It was around 11am when Rachel Mhandagani,27, received a call from the German Embassy in Dar es Salaam to go and pick her visa. She screamed with excitement because going to Europe has always been her dream, and this time around it had come true. Just like most young Africans getting visa to enter Europe is not easy,

some have to apply more than once given the stringent procedure involved. 

Rachel had met all the requirements after she had got admission to Leibniz University in Hannover. Rachel left for Germany to commence her studies and according to her; the first year in Germany was like a paradise. “Life was good, everything was new to me and I really enjoyed the exposure, I planned to settle there after my studies,” says Rachael. As agreed, during her stay all her bills were paid by her mother as she got acclimatized.

After two years she assured her mother that she had gained enough exposure to enable her do some part-time work in Germany and therefore able to pay some of her bills.
However, one year after she completed her degree her priorities had changed and she couldn’t afford an extra year in her found paradise, she wanted to come back home as soon as possible.
“Life became tough, I could hardly save, I worked too much and spent all my income paying bills, it was too much,” says Rachel.

Rachel would soon head home where she has since got a job and trying to settle down.
Rachel’s case is not an isolated one as there are many Tanzanians and Africans who waste time in Europe and America after their studies.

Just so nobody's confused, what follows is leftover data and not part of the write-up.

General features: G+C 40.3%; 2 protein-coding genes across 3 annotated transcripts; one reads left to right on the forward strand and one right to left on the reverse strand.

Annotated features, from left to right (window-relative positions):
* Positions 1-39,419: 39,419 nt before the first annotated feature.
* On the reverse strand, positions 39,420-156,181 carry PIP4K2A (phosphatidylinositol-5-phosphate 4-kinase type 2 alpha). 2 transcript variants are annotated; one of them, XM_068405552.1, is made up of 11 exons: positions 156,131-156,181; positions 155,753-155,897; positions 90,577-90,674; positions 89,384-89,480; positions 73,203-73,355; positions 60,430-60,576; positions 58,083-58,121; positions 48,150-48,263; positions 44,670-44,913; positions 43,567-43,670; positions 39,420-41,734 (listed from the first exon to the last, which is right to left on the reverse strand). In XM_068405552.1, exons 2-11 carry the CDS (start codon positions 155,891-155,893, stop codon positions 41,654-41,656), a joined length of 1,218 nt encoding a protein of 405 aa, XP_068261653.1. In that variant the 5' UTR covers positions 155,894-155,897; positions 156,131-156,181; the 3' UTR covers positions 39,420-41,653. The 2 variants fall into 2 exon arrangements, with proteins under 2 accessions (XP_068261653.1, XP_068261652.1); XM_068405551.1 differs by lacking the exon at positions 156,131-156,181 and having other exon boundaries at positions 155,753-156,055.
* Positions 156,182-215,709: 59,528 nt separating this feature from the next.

This is mainly because of the lure of western lifestyle which to many who were born in impoverished neighbourhoods think is a privilege, the reality sinks in when they get there making no progress at all.

A report by Association of African Universities, 77 per cent of all African students who study abroad go to Europe while 18 per cent of all foreign students in Europe are from Africa.
It also says out of about 144 million students who enrolled in institutions of higher education, about 3 million of them migrated from the Africa sub-region to Europe.

And according to a new study carried out by the United Nations Educational, Scientific and Cultural Organization (Unesco) students from sub-Saharan Africa seeking higher education are the most mobile in the world, with one out of 16 studying abroad.
The report continues saying that for sub-Saharan Africa, for example, the top destination is Western Europe. Students mainly go to France (21 per cent), the United Kingdom (12 per cent), Germany (six per cent) and Portugal (5 per cent).
Tanzanian students mostly head to the US, UK and Australia with Malaysia and India becoming one of the latest additions.

However, unlike in the past, recently many people who to go study in abroad prefer coming back home soon after their studies. The mentality of leaving Africa for good is finally being shed.
Alex Mshana, 29, lived in the United Kingdom for three years. He went to the UK after completing his O’ levels at Makongo Secondary school in 2001.  His main aim was to study and live there for at least 10 years. He got a job after one month and enrolled at a business school in Manchester.
“At first, everything went well and I enjoyed the income of 400pounds per week but after sometime I realised that my life would be static because I was saving very little,” says Alex.

According to Alex, from the 400 pounds that he earned in a week, he spent 260 pounds on bills which included rent, water, gas and tax.